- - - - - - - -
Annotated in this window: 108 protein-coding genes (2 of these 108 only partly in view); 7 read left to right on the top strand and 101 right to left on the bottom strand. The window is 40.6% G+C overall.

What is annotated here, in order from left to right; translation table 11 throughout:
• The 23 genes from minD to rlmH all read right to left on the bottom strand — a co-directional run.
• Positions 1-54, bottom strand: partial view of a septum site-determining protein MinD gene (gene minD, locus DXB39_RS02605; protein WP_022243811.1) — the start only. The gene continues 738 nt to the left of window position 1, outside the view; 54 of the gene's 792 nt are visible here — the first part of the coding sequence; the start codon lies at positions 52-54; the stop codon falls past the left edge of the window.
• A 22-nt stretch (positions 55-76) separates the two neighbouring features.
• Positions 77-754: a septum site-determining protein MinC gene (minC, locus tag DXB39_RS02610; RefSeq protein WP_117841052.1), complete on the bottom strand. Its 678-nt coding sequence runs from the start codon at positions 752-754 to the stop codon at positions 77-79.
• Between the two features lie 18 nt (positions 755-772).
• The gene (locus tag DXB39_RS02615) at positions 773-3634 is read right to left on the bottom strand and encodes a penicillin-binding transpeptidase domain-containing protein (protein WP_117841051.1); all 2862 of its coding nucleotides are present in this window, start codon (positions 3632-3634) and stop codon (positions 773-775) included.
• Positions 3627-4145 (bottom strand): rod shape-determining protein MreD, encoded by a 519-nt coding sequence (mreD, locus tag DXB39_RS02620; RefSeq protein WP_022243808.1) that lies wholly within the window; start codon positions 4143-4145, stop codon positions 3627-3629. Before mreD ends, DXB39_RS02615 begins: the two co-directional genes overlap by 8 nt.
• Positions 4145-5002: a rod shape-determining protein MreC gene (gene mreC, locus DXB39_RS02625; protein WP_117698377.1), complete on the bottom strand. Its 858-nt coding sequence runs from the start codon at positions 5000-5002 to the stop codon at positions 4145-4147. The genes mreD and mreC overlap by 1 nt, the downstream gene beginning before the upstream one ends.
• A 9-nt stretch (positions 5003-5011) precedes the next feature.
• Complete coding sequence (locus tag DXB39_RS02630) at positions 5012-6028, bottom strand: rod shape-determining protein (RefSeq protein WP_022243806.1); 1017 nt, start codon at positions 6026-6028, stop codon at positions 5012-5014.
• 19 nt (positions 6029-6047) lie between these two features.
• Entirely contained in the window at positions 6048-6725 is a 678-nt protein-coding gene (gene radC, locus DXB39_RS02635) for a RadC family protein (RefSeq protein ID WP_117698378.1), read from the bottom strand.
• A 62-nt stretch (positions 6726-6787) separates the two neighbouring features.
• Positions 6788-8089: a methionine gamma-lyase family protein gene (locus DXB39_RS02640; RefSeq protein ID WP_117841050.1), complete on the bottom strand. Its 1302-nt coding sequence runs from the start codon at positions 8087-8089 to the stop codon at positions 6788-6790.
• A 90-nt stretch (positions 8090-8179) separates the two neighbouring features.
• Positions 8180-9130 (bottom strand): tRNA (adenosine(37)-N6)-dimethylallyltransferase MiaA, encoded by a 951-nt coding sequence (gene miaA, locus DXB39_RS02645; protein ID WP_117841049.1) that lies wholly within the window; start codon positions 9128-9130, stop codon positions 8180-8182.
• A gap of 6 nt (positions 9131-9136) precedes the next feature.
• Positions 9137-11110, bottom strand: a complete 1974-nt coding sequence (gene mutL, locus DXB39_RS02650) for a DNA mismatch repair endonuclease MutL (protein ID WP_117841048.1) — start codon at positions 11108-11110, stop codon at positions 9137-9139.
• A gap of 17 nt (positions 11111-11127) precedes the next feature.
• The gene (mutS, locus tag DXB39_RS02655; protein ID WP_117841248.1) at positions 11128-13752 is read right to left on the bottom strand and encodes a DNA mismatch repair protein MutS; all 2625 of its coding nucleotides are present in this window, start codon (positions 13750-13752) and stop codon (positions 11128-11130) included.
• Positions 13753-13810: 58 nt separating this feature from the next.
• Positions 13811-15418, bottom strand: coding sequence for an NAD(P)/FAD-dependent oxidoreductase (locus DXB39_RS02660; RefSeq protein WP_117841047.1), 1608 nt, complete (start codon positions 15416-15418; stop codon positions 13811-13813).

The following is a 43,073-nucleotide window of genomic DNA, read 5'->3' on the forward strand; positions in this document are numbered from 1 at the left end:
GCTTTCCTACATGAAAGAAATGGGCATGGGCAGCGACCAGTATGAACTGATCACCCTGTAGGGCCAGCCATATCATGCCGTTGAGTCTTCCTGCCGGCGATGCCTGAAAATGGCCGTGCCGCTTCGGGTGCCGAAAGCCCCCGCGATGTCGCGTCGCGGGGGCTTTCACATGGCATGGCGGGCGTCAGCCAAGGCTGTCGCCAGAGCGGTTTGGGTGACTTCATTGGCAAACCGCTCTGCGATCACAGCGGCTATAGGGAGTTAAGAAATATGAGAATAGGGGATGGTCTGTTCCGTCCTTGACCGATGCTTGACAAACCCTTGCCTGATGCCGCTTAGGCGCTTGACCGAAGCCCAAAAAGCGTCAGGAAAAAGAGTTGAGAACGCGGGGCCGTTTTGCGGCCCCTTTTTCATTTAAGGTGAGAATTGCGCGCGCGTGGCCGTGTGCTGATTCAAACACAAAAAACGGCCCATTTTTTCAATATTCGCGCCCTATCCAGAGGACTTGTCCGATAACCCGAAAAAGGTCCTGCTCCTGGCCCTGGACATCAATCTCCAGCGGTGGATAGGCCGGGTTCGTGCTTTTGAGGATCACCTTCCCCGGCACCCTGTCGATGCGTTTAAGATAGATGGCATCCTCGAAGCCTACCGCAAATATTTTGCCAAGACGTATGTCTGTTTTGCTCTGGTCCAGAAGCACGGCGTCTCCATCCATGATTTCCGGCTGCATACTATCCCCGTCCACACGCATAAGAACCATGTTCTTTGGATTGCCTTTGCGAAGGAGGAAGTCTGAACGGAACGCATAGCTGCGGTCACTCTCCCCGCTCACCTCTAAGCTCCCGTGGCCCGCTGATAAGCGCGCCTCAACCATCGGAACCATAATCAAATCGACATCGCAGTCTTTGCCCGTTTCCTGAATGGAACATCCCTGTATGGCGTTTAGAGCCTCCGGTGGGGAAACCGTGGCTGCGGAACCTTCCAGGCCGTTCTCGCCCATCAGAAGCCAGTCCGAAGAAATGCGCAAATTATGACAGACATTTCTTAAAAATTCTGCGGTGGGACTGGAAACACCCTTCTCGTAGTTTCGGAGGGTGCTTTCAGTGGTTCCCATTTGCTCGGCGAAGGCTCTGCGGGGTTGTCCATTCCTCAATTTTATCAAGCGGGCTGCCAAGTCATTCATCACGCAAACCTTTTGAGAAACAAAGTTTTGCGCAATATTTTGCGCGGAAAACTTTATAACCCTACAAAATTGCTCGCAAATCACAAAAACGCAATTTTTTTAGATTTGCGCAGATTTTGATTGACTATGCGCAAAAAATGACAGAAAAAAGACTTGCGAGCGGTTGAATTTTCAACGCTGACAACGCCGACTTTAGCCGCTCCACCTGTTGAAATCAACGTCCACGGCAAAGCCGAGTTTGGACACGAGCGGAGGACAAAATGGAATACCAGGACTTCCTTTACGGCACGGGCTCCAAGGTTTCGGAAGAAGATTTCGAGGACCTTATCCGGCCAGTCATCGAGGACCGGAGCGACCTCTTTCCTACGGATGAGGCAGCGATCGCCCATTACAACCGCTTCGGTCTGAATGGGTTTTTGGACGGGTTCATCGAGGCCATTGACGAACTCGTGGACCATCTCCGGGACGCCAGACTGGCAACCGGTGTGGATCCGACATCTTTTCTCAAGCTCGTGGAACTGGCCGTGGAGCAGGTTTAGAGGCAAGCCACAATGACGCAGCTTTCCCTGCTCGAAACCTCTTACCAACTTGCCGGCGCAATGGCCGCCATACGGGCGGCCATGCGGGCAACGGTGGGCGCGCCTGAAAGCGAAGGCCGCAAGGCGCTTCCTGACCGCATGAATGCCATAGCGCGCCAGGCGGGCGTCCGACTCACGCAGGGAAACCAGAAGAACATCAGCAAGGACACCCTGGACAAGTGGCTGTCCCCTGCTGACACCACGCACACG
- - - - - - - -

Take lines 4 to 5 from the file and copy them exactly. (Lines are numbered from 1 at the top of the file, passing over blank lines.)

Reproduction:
• Positions 1-54, bottom strand: partial view of a septum site-determining protein MinD gene (gene minD, locus DXB39_RS02605; protein WP_022243811.1) — the start only. The gene continues 738 nt to the left of window position 1, outside the view; 54 of the gene's 792 nt are visible here — the first part of the coding sequence; the start codon lies at positions 52-54; the stop codon falls past the left edge of the window.
• A 22-nt stretch (positions 55-76) separates the two neighbouring features.